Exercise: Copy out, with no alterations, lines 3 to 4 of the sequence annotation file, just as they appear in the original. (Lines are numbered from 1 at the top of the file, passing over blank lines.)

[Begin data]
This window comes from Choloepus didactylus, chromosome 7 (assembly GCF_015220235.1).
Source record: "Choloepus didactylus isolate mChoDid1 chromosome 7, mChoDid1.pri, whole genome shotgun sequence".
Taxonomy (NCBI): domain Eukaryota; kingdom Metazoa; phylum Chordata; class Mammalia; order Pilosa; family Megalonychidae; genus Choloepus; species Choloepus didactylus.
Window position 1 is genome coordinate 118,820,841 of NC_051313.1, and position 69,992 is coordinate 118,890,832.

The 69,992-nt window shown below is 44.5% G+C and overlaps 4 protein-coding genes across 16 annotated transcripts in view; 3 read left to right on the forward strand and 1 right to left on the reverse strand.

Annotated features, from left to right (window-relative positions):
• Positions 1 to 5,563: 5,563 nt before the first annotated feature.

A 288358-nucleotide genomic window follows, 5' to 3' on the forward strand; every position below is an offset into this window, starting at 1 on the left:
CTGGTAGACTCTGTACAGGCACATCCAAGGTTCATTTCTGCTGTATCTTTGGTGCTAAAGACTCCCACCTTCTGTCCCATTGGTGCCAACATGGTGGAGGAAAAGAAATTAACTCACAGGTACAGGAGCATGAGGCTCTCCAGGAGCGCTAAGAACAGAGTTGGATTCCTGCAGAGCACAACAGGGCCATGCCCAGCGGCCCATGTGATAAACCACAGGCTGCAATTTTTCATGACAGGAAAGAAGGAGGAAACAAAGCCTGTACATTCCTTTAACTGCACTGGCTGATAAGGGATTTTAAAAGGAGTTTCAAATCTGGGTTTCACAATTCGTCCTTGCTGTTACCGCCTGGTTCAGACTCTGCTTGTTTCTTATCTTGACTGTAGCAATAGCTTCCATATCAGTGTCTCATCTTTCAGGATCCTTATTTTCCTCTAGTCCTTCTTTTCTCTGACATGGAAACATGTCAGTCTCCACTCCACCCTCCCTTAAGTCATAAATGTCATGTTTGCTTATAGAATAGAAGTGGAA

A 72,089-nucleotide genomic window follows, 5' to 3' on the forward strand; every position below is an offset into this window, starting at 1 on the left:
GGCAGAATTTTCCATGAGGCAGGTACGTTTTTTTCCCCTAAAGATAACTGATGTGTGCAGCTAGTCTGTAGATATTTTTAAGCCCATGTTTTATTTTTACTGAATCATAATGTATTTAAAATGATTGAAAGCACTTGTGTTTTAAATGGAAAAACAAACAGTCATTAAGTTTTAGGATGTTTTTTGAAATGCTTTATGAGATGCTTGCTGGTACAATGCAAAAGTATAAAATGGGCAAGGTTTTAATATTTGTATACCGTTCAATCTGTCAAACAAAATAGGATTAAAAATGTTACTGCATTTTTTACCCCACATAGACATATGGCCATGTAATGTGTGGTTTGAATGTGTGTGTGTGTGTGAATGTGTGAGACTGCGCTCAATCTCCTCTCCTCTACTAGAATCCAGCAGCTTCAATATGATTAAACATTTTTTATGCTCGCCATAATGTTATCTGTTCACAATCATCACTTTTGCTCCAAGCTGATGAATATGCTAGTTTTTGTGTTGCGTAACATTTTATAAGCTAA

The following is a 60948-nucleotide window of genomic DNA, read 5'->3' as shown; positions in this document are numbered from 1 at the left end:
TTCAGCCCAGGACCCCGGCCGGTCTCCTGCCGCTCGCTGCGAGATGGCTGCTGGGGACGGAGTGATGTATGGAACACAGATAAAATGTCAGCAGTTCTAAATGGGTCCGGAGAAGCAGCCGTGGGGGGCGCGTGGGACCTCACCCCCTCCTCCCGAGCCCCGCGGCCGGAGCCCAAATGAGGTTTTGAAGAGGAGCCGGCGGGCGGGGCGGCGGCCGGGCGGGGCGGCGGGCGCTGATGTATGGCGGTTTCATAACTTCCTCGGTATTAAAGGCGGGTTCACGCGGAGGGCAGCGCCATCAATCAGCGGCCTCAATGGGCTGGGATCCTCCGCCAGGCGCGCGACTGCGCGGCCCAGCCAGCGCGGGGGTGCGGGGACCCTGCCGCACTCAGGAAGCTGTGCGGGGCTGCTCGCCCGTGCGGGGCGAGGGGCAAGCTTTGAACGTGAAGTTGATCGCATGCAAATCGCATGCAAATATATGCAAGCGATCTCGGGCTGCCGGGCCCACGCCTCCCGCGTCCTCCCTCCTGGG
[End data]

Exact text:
Taxonomy (NCBI): domain Eukaryota; kingdom Metazoa; phylum Chordata; class Mammalia; order Pilosa; family Megalonychidae; genus Choloepus; species Choloepus didactylus.
Window position 1 is genome coordinate 118,820,841 of NC_051313.1, and position 69,992 is coordinate 118,890,832.